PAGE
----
A simple question posed by a minister at North Rock Hill Baptist Church challenged Paul and Barbara Crosby: “What if?”
Together they pondered, “What would our city look like if we loved like Christ loved?” And, through them, God birthed a vision for the Dream Center outreach in Rock Hill, which is spawning an unusual church plant.
In response, Crosby and his family moved into a socially and economically depressed community with a higher crime rate, and they started just getting to know their neighbors.
“Over the next three or four years, we had about 120 homes that we just loved on” Crosby said. But it was hard to get to know people. “We were mentoring, tutoring, and had a lot of programs running, but we knew that there was something more to do.”
About a dozen churches and numerous volunteers had joined them at the Dream Center, but their efforts weren’t seeing results. “We weren’t seeing transformations happening at a real high level,” he said. The reason, he believed, was that they were saying to the people they were trying to love and serve, “Hey, come to our church.”
Even with the right hearts and church members wanting to connect with them, it was perhaps a little hard for them to connect, he thought. So, Crosby decided to start a church in his new community.
With Jay Hardwick, then pastor at North Rock Hill (before joining the staff of the South Carolina Baptist Convention) serving as a mentor, along with several others, they took the step to start the Dream Center Church in Rock Hill.
“Our vision is to see our communities transformed by the gospel, through loving, serving, sharing, and sending,” he said.
“Our mission is real simple. We want to see lives changed as we have a relationship with God and a relationship with others. Everything we do is about relationships.
“Sunday morning worship isn’t the biggest day of the week for us,” he added. “It’s the days leading up. It’s how we are loving God and loving others.”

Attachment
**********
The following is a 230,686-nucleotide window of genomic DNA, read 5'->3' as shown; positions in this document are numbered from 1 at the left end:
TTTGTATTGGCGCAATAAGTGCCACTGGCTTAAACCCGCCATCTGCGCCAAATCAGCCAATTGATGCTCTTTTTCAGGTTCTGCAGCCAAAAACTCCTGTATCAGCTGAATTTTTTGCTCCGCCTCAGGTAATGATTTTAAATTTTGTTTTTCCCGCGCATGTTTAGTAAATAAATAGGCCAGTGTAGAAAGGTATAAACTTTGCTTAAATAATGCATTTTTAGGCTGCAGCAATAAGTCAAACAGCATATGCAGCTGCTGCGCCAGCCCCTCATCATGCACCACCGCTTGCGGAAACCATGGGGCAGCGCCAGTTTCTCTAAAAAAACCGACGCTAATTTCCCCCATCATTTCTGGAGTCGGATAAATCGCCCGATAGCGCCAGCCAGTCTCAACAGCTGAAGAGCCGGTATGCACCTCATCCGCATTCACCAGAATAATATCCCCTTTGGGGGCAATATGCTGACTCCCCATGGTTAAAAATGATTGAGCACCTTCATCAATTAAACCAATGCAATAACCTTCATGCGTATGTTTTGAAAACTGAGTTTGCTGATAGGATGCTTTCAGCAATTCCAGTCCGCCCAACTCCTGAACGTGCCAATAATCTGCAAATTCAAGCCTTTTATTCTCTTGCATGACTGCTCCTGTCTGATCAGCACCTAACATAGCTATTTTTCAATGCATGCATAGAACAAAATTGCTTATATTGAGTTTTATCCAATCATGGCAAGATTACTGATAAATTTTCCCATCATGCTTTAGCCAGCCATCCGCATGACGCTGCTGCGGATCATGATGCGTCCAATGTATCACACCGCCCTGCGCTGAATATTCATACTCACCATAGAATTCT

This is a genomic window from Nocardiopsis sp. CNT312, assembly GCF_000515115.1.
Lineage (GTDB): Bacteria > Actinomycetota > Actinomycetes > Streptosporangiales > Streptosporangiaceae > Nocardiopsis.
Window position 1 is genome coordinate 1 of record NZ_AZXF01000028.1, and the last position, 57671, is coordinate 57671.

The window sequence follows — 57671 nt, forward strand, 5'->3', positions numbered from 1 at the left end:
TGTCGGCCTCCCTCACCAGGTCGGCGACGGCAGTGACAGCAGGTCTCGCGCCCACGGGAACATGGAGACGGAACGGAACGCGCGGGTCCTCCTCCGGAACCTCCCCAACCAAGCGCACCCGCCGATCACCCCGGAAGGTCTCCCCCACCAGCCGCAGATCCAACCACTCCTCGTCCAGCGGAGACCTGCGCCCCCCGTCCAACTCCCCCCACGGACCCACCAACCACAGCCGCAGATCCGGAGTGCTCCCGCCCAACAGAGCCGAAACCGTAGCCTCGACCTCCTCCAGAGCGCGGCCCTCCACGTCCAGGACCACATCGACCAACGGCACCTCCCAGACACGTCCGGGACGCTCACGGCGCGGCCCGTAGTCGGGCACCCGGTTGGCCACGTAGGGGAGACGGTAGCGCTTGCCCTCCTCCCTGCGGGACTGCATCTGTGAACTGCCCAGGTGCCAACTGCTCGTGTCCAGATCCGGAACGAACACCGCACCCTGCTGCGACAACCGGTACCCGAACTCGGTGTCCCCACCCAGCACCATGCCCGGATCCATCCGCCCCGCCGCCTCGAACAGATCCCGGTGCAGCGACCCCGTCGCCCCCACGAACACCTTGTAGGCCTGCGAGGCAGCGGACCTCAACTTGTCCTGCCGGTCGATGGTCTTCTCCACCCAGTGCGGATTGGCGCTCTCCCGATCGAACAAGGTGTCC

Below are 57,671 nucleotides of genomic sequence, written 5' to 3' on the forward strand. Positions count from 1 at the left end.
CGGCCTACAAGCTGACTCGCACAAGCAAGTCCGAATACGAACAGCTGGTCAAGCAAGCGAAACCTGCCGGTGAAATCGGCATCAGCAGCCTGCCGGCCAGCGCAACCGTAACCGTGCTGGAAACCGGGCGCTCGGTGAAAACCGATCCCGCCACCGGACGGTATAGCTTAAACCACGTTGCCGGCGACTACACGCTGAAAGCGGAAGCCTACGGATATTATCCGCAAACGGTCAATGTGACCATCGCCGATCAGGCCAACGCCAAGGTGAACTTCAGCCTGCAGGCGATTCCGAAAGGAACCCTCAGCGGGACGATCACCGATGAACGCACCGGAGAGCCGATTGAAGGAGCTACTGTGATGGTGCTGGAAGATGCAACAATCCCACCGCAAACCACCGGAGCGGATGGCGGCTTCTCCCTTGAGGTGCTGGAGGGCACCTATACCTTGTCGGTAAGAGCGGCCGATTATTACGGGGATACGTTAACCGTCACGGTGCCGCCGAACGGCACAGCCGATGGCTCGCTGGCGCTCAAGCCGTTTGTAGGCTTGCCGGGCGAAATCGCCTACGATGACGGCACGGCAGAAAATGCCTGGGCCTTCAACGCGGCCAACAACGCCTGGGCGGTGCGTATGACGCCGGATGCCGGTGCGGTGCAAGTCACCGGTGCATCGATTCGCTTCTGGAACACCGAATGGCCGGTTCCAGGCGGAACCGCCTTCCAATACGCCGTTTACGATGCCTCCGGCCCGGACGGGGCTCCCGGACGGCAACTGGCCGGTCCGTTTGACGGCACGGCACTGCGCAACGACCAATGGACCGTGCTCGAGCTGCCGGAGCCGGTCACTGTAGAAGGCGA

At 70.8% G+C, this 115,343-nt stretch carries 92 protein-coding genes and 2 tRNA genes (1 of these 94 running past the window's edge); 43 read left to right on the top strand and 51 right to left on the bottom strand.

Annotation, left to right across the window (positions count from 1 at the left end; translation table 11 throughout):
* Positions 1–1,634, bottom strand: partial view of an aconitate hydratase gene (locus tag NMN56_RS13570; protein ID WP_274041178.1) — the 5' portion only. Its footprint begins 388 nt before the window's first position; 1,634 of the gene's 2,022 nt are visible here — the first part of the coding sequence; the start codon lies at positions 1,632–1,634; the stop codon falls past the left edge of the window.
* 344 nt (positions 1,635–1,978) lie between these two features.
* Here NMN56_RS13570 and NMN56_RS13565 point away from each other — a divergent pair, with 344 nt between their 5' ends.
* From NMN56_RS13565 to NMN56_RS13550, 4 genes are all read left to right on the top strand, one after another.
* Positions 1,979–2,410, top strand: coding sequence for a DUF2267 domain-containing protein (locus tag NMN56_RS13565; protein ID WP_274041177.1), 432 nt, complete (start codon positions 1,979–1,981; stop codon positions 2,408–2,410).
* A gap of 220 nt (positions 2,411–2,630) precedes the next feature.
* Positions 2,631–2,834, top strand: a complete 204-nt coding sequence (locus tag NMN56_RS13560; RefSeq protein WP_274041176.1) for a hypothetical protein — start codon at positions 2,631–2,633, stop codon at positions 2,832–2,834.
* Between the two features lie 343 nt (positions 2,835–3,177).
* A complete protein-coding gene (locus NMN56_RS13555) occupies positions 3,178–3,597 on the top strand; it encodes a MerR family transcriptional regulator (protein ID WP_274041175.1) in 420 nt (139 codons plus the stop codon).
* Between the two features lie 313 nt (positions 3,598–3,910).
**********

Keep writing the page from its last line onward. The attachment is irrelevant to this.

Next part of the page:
The Dream Center is set up like a thrift store, but it has a coffee corner in the back, where staff members love on and try to discover the needs of shoppers.
“We sit down with them, present the gospel to them, hear their needs, pray with them, ask God to have compassion in our hearts for where they’re at,” he explained. “Then, we just serve them the best we can.”
The clothes aren’t the real ministry, he emphasized. “We just use clothes as an opportunity to hear people and meet them where they’re hurting. And that’s where we present the gospel,” Crosby said.
Through the Dream Center’s outreach, Garrett Bowman and the other staff members are being trained to listen to people as they look for clothes to discover other needs. After graduation from college, Bowman (who was involved in the Baptist Collegiate Ministry) was attending North Rock Hill Baptist and soon felt drawn to serve at the Dream Center.
“I was attracted to being a part of a community that looked a little different than me, but worshipped the same God,” Bowman said. At the Dream Center, “We’re just really trying to focus on letting this place be a hub for the community to come and gain the same healing that we all need in our lives,” he said.
But the center doesn’t just give clothes away; there’s often a request made. “We’ll give them an outfit,” Crosby added. “But what we do is say, ‘Hey, we need you. You’re just as important to God as we are. Will you come serve with us?’
“While we work beside them, we start talking to them about their children or their past, or who do they think God is,” he explained. “It leads into conversations about God, Jesus Christ, the Holy Spirit. Do they understand the grace of Jesus?”
The Dream Center Church works off of four key concepts: love, serve, share, and send. “That’s just our model,” Crosby said. “It’s a simple model, but it’s an effective model. We look at everybody who walks in here whom we minister to as having a role to play,” he said. “People aren’t called to follow Jesus for 10, 15, 20 years, and just be an observer. We believe that God wants to use each and every one of His children, to bring Him glory.”
By Todd Deaton
EDITOR’S NOTE — This article was originally published by The Courier. To read more articles like this on South Carolina Baptists, visit baptistcourier.com. This article also appears in TAB News, a digital national Baptist publication. For more information or to subscribe to the TAB News app, visit tabonline.org/TAB-News-app.